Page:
PS 50-109
Cooper’s hawk nest success relative to habitat disturbance

Wednesday, August 12, 2015
Exhibit Hall, Baltimore Convention Center
Sandy J Marin, Doris Duke Conservation Scholars Program at the University of Arizona, University of Arizona, Tucson, AZ
Robert W. Mannan, Natural Resources and the Environment, University of Arizona, Tucson, AZ

Cooper’s hawks can survive in urban environments, but suffer from urban related factors such as collisions with windows and cars, and potential disturbance from people, pets, and ambient noise from traffic. We surveyed 45 sites in May and June 2014 that had active Cooper’s hawk nests in 2013 order to determine if there was an association between whether a nest was active and the level of disturbance at the site. Nest sites were classified as low, medium, or high disturbance, based upon levels of noise and physical pollution, human presence, urbanization, and traffic. After classifying a site, we spent 10 to 15 minutes searching for the presence of a Coopers hawk. A nest was deemed active if a Cooper’s hawk was seen or heard. The percentage of successful and unsuccessful nests per disturbance was then calculated.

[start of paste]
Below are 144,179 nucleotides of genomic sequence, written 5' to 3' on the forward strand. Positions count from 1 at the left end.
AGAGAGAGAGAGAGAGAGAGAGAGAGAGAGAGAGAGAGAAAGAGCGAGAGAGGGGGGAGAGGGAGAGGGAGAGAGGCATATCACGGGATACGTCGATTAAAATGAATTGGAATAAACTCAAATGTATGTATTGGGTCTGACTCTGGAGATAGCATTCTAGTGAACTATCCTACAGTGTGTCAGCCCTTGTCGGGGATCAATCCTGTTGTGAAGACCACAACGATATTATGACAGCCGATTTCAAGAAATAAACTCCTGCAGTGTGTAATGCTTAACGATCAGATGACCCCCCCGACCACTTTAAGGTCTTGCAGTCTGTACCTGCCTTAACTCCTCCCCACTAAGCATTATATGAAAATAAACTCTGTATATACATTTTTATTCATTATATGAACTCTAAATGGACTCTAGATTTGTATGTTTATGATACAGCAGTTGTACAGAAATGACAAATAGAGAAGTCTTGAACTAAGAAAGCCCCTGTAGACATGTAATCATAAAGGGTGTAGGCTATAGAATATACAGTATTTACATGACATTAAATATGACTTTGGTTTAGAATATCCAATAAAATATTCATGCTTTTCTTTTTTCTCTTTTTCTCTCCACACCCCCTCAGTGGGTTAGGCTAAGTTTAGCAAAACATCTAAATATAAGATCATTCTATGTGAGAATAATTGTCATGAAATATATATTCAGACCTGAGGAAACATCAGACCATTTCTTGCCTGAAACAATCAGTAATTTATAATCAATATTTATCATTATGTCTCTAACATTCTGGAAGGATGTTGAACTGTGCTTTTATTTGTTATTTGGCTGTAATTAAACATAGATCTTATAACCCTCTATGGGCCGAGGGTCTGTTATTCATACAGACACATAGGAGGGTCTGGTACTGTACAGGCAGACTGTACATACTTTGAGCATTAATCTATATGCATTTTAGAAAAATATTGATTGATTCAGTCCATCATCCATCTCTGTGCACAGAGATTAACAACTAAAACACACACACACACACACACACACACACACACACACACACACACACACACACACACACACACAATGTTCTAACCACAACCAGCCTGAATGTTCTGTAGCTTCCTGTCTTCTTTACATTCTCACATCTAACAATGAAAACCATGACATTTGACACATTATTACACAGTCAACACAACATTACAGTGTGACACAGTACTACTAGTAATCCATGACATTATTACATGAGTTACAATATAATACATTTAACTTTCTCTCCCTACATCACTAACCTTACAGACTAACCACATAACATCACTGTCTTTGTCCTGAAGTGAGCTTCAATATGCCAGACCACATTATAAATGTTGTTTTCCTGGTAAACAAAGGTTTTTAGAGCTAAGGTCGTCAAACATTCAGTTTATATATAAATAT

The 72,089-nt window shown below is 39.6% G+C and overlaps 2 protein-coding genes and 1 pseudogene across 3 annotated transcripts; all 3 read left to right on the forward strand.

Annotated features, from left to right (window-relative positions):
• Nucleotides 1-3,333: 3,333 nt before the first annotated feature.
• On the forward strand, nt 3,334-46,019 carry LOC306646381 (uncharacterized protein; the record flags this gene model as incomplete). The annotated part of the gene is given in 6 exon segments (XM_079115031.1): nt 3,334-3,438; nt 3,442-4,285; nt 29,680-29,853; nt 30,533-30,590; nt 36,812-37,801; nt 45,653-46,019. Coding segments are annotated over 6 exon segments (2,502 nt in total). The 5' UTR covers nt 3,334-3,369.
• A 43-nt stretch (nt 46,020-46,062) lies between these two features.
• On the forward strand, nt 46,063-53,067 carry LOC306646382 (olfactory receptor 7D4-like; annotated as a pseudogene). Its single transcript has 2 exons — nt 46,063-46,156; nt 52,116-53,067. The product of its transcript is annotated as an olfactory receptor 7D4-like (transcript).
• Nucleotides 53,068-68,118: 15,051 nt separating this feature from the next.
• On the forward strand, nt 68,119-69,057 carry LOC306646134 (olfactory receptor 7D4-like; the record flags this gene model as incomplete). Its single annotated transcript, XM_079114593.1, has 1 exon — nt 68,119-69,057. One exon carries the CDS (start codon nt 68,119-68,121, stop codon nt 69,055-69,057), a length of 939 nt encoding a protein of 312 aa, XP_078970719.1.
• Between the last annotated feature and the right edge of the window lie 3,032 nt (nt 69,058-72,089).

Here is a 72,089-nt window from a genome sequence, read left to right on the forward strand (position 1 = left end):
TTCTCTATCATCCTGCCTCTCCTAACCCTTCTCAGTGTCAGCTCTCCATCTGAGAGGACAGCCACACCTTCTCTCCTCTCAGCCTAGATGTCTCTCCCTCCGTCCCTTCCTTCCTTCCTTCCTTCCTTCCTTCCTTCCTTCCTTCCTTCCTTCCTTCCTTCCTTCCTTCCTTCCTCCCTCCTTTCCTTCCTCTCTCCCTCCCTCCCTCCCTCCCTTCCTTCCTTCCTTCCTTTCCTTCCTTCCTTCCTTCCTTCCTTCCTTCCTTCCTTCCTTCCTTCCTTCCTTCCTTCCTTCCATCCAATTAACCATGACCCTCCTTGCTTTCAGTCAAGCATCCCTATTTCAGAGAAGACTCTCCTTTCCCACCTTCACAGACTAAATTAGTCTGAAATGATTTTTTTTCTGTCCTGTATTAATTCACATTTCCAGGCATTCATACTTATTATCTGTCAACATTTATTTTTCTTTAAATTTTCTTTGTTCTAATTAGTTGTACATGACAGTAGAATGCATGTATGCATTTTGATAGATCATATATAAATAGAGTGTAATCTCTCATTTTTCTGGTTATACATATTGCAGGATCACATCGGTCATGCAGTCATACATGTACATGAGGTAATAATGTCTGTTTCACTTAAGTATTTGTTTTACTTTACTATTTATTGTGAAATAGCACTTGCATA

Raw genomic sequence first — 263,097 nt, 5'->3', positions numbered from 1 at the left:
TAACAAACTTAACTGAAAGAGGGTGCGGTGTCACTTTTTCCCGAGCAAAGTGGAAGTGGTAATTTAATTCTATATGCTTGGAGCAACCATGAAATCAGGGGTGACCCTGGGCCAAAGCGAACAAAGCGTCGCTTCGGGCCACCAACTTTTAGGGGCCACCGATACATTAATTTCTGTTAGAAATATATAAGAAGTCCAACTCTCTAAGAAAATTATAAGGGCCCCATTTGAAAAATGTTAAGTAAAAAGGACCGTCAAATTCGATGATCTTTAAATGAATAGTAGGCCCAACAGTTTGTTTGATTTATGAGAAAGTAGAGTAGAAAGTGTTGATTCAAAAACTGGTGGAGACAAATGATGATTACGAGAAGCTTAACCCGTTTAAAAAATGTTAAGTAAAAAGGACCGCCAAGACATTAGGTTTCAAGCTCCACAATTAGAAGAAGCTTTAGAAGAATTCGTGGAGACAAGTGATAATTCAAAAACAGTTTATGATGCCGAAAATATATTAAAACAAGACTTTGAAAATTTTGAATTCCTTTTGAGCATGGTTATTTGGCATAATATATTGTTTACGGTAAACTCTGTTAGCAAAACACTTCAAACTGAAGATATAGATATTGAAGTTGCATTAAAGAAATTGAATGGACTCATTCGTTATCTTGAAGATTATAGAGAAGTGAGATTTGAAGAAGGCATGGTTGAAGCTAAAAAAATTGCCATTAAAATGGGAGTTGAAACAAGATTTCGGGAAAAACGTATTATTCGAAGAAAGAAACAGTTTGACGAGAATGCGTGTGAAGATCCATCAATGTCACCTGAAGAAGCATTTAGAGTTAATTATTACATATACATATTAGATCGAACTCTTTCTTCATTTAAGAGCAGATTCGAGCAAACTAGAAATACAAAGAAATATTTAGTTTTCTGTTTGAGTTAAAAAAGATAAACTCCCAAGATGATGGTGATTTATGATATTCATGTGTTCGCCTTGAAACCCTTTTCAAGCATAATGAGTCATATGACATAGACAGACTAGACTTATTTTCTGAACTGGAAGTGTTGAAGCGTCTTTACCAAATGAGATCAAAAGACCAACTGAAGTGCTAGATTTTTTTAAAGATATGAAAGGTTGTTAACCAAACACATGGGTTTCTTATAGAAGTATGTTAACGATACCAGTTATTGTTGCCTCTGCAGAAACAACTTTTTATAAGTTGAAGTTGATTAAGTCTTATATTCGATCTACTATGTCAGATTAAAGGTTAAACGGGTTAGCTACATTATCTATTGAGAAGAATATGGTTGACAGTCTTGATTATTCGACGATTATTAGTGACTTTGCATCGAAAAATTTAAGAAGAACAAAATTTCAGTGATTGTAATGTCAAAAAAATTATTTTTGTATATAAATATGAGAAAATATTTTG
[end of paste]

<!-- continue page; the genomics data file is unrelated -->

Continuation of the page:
We classified 7 of the 45 sites were classified as low disturbance, 24 of the sites were medium disturbance and the remaining 14 sites were high disturbance. Percentages of active nests within each category of disturbance were similar (low disturbance, 57%; medium disturbance, 58%; and high disturbance 50%). There is not a significant change in nest success rate between levels of disturbance. Level of disturbance did not appear to have a significant influence on whether Cooper’s hawks in Tucson began nesting activities.